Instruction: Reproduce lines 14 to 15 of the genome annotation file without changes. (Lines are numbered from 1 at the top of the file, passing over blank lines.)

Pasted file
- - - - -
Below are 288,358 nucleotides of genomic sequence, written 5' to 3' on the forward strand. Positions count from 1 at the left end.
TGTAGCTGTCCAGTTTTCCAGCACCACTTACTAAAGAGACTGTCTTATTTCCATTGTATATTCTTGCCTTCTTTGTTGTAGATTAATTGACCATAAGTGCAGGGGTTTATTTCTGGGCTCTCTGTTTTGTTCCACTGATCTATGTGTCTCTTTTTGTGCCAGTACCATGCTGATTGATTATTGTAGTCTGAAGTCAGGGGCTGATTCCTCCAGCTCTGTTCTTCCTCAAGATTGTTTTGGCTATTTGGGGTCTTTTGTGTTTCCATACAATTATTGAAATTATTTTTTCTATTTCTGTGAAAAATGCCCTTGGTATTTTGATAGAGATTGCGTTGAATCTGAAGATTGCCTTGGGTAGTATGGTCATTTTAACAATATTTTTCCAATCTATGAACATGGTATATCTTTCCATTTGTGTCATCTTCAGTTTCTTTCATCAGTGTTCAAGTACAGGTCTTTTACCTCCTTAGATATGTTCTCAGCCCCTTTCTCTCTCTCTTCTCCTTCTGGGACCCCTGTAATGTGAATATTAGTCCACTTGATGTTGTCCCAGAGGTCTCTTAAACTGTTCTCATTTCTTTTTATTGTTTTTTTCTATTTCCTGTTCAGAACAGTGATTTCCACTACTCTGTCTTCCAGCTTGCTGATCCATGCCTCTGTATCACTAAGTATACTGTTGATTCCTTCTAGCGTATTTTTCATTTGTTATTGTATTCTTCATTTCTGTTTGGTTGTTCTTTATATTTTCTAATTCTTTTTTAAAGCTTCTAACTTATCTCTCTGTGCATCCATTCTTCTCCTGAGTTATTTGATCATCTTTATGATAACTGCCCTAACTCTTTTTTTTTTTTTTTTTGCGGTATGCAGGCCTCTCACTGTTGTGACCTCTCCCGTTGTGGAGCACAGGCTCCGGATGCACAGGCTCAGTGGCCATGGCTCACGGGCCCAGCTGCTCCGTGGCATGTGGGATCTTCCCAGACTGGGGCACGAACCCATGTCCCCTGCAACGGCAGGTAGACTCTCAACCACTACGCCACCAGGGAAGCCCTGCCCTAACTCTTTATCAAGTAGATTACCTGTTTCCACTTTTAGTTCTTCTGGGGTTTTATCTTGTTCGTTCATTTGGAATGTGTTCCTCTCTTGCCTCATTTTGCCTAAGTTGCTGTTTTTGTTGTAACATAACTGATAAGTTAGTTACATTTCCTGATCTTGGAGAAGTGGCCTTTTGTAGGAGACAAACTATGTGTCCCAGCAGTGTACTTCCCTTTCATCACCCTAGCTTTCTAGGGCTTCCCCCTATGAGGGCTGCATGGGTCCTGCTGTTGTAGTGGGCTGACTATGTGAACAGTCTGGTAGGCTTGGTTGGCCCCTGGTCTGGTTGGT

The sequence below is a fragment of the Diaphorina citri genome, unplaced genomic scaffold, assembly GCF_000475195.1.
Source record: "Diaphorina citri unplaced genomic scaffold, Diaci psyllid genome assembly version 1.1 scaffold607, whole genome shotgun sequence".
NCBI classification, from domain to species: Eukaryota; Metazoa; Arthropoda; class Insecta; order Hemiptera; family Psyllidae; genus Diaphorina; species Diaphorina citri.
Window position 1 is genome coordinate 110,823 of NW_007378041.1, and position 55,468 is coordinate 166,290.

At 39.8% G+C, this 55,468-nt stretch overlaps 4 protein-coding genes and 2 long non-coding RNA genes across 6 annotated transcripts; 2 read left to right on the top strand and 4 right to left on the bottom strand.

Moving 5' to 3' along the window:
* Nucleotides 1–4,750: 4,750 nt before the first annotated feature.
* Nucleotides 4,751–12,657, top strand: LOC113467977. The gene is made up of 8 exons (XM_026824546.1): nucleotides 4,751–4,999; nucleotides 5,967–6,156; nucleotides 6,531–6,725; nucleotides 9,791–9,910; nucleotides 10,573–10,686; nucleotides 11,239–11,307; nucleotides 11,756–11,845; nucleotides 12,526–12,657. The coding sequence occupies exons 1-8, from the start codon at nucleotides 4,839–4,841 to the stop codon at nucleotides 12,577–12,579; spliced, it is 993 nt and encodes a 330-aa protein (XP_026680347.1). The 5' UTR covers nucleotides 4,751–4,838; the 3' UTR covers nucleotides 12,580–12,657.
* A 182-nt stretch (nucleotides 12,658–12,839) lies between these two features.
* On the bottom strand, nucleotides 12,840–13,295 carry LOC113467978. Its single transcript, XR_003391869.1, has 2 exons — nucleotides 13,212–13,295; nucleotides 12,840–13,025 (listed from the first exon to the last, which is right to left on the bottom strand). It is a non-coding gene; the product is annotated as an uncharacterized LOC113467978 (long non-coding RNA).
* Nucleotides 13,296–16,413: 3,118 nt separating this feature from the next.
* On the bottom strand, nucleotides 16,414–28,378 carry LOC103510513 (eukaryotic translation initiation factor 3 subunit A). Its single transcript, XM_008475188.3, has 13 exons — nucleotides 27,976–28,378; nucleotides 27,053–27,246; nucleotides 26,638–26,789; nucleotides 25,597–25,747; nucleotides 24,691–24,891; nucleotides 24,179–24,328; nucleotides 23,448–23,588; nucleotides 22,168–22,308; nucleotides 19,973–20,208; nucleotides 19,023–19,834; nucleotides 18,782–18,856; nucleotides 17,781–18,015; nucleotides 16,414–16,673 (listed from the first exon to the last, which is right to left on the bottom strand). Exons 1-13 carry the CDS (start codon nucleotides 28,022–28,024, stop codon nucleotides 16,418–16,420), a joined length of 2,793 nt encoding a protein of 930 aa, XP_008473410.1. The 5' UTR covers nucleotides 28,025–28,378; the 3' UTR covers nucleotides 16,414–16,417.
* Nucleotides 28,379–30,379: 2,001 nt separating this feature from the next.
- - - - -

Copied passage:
* On the bottom strand, nucleotides 16,414–28,378 carry LOC103510513 (eukaryotic translation initiation factor 3 subunit A). Its single transcript, XM_008475188.3, has 13 exons — nucleotides 27,976–28,378; nucleotides 27,053–27,246; nucleotides 26,638–26,789; nucleotides 25,597–25,747; nucleotides 24,691–24,891; nucleotides 24,179–24,328; nucleotides 23,448–23,588; nucleotides 22,168–22,308; nucleotides 19,973–20,208; nucleotides 19,023–19,834; nucleotides 18,782–18,856; nucleotides 17,781–18,015; nucleotides 16,414–16,673 (listed from the first exon to the last, which is right to left on the bottom strand). Exons 1-13 carry the CDS (start codon nucleotides 28,022–28,024, stop codon nucleotides 16,418–16,420), a joined length of 2,793 nt encoding a protein of 930 aa, XP_008473410.1. The 5' UTR covers nucleotides 28,025–28,378; the 3' UTR covers nucleotides 16,414–16,417.
* Nucleotides 28,379–30,379: 2,001 nt separating this feature from the next.